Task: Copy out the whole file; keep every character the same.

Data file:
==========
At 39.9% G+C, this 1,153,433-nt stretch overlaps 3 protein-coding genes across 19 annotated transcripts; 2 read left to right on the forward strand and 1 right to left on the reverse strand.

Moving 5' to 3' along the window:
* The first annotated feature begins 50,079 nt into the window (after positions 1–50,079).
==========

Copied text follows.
At 39.9% G+C, this 1,153,433-nt stretch overlaps 3 protein-coding genes across 19 annotated transcripts; 2 read left to right on the forward strand and 1 right to left on the reverse strand.

Moving 5' to 3' along the window:
* The first annotated feature begins 50,079 nt into the window (after positions 1–50,079).